Ms. Noel Valentine, a concerned citizen, appeared before the Board and stated her feelings to the animal control issue. She stated that, she had been doing research and found that the Animal Control Department has had the money to convert to the injections. In 1984, the President of the Human Information Services, came before the Board of County Commissioners and offered a years supply of pentobarbital sodium, which her organization would pay for, including the training of the Animal Control personnel, at her organizations expense, but the offer was not accepted by the Board.

Ms. Valentine stated that the Decompression Chamber has been outlawed in Florida, and repair parts for those chambers are not sold anymore, because of such ruling. She further stated that, other counties have switched to the lethal injection method.

Ms. Valentine reviewed her findings of surplus funds which have been returned to the General Fund in past years.

Ms. Valentine stated that, the Animal Control Department has taken the Decompression Chamber and converted it into a Gas Chamber, which was never meant to be used for carbon monoxide. She added that, it is not that difficult to give an animal a lethal injection.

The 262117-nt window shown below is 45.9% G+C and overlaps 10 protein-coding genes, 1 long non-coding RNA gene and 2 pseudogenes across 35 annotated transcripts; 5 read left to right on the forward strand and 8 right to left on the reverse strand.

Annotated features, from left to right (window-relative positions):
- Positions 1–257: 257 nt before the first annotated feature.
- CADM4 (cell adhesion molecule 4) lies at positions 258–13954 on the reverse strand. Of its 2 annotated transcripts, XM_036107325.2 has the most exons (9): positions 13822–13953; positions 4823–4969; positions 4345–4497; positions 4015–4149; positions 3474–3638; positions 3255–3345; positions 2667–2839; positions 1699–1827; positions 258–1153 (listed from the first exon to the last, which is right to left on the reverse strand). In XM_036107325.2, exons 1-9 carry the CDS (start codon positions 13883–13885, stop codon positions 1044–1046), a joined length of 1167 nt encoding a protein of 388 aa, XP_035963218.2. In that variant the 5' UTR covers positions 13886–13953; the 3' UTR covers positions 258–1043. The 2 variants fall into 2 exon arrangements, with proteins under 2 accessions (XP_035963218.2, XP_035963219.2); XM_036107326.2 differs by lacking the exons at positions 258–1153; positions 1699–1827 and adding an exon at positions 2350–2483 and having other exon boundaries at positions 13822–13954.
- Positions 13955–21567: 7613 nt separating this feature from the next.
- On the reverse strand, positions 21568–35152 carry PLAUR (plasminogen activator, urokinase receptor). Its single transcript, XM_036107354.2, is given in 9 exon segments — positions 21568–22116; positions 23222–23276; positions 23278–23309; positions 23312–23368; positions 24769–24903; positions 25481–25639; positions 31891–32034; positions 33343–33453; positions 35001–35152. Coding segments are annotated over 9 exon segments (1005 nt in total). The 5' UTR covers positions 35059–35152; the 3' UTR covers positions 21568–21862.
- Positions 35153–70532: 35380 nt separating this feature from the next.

Commr. Gregg informed Ms. Valentine that, the appointment of a Committee will probably be acted upon within the next two weeks. He added that, when the Commission previously expressed an interest in going to the lethal injection method, there were problems during the budgeting process, which affected every County department.

It was the consensus of the Board to select names and decide how many persons to have on the Committee within the next two weeks.


Commr. Gregg recognized Mr. Jim Farr, with the Department of Community Affairs, who was in the audience, and noted that he is working with the County on the Wekiva Amendment.

Mr. John Swanson, Director of Planning and Development, noted that the Department of Community Affairs is scheduled to visit Lake County, at this time, to prepare the Amendments, and noted that Mr. Farr would be in Lake County throughout the day.


Commr. Gregg entertained motions for the nomination of a new Chairman and Vice-Chairman.

Commr. Bailey nominated Commr. Bakich as the Chairman for the year 1990, which was seconded by Commr. Swartz and carried unanimously.